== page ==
A prominent human rights investigator and advocate, David Hawk, and the Committee for Human Rights in North Korea compiled a full documentation of North Korean political prisoner camps. This report describes a number of penal institutions in the Democratic People’s Republic of Korea (DPRK) administered by two different North Korean police agencies: the In-min-bo-an-seong (People’s Safety Agency) and the more political Kuk-ga-bo-wi-bu (National Security Agency). The report outlines two distinct systems of repression: first, a North Korean gulag of forced-labor colonies, camps, and prisons where scores of thousands of prisoners – some political, some convicted felons – are worked, many to their deaths, in mining, logging, farming, and industrial enterprises, often in remote valleys located in the mountainous areas of North Korea; and second, a system of smaller, shorter-term detention facilities along the North Korea-China border used to brutally punish North Koreans who flee to China – usually in search of food, in particular during the North Korean famine of the mid to late 1990s – but are arrested by Chinese law enforcement agents and forcibly repatriated to the DPRK.
Through satellite imagery analysis and witness testimony, HRNK has identified a previously unknown potential kyo-hwa-so long-term prison-labor facility at Sŏnhwa-dong (선화동) P’ihyŏn-gun, P’yŏngan-bukto, North Korea. While this facility appears to be operational and well maintained, further imagery analysis and witness testimony collection will be necessary in order to irrefutably confirm that Sŏnhwa-dong is a kyo-hwa-so.
"North Korea’s Long-term Prison-Labor Facility Kyo-hwa-so No. 8, Sŭngho-ri (승호리) - Update" is the latest report under a long-term project employing satellite imagery analysis and former political prisoner testimony to shed light on human suffering in North Korea's prison camps.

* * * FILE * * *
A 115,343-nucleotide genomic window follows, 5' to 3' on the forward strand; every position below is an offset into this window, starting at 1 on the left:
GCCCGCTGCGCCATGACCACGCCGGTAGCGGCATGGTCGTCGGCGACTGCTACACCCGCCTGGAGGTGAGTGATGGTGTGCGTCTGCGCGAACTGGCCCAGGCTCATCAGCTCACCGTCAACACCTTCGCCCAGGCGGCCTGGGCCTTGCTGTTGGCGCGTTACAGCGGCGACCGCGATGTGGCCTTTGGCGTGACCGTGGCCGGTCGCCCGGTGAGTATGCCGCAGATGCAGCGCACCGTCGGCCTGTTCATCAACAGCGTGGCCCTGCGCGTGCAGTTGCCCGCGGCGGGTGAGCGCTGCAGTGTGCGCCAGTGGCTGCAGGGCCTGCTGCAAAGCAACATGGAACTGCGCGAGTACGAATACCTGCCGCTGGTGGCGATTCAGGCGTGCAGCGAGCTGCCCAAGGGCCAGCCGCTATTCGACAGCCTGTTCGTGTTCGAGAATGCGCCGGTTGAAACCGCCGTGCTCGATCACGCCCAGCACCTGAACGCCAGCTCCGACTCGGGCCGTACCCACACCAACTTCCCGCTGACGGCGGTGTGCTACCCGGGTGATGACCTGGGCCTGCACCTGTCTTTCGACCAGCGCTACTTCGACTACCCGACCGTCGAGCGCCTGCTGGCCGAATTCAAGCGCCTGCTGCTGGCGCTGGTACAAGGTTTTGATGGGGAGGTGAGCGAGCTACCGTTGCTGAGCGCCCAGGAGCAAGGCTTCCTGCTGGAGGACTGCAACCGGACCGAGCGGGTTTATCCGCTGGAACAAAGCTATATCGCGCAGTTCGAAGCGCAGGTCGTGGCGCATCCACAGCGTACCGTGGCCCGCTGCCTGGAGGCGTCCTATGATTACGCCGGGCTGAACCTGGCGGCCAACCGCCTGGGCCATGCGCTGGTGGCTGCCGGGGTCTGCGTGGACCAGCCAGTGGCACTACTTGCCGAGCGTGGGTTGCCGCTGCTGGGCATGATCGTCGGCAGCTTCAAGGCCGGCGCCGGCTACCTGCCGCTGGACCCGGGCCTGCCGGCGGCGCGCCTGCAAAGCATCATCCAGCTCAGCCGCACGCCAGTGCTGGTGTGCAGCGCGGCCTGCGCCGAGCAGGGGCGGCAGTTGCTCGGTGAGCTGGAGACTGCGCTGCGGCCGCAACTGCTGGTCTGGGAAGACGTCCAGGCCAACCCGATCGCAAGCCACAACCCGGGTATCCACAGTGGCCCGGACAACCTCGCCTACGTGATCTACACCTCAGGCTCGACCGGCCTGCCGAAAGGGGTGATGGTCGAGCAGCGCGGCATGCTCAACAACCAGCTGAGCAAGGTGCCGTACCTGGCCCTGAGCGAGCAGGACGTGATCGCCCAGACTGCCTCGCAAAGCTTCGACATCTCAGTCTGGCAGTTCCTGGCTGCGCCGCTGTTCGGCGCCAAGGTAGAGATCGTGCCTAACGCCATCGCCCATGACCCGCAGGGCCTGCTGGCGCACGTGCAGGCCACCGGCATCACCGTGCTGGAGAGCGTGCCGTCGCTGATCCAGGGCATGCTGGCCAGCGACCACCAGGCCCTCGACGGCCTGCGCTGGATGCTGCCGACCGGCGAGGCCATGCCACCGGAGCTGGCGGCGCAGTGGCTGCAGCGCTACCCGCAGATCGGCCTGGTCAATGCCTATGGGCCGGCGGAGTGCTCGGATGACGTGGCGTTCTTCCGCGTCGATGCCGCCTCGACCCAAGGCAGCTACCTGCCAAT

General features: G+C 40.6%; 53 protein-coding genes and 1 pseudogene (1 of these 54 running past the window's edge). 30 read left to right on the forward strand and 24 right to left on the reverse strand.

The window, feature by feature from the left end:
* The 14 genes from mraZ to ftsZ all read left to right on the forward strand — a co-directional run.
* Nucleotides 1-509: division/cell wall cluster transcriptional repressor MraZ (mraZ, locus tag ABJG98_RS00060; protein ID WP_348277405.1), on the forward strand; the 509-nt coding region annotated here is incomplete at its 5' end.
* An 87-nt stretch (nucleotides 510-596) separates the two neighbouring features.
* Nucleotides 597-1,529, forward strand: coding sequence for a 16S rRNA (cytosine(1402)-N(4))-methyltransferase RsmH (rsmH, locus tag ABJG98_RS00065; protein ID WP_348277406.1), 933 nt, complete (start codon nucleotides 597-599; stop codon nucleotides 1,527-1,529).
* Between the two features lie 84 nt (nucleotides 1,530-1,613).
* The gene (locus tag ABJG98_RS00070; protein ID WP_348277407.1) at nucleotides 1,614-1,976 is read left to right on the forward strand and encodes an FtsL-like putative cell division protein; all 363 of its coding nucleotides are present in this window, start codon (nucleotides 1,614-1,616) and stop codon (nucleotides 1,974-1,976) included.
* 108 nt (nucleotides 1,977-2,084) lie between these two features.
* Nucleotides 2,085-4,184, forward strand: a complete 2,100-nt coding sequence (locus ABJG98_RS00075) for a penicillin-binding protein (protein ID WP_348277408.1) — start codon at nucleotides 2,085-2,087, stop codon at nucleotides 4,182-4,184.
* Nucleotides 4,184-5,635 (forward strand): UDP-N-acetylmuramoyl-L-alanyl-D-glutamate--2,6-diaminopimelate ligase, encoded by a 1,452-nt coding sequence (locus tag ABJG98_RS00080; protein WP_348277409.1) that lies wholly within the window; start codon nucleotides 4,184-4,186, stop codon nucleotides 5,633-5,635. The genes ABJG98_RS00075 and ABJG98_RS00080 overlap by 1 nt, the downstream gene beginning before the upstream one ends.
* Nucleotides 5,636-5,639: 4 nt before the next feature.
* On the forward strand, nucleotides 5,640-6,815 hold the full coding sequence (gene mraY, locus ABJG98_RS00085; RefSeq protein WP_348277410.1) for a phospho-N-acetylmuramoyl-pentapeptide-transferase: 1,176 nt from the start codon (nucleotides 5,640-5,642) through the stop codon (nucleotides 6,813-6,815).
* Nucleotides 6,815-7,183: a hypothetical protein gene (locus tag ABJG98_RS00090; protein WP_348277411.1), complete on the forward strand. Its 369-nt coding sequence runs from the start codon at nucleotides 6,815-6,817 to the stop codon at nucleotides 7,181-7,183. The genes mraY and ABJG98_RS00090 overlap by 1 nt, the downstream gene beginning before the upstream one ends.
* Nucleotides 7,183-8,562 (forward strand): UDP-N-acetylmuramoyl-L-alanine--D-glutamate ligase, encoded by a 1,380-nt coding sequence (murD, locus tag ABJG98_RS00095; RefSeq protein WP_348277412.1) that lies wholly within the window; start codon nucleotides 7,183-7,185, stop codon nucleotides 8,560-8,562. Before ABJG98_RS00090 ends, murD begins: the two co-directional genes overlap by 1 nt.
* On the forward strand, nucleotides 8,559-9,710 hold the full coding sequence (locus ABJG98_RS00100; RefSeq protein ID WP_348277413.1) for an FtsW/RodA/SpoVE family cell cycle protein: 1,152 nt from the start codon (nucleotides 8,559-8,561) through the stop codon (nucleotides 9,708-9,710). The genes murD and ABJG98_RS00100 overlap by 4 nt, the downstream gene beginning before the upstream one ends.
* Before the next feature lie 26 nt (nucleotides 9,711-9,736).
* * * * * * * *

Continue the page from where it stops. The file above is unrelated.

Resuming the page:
Human Rights in the Democratic Republic of Korea: The Role of the United Nations" is HRNK's 50th report in our 20-year history. This is even more meaningful as David Hawk's "Hidden Gulag" (2003) was the first report published by HRNK. In his latest report, Hawk details efforts by many UN member states and by the UN’s committees, projects and procedures to promote and protect human rights in the DPRK. The report highlights North Korea’s shifts in its approach
Embargoed until 12:01 a.m. February 25, 2021. South Africa’s Apartheid and North Korea’s Songbun: Parallels in Crimes against Humanity by Robert Collins underlines similarities between two systematically, deliberately, and thoroughly discriminatory repressive systems. This project began with expert testimony Collins submitted as part of a joint investigation and documentation project scrutinizing human rights violations committed at North Korea’s short-
This report is part of a comprehensive long-term project undertaken by HRNK to use satellite imagery to shed light on human suffering in the DPRK (more commonly known as North Korea) by monitoring activity at political prison and detention facilities throughout the nation. This study endeavors to both establish a preliminary baseline report and detail activities observed during 2002–2020 at a detention facility variously identified by former prisoners and researchers as the “Chŭngsan No. 11
EMBARGOED UNTIL 12:01 A.M. EST WEDNESDAY, SEPTEMBER 18, 2019.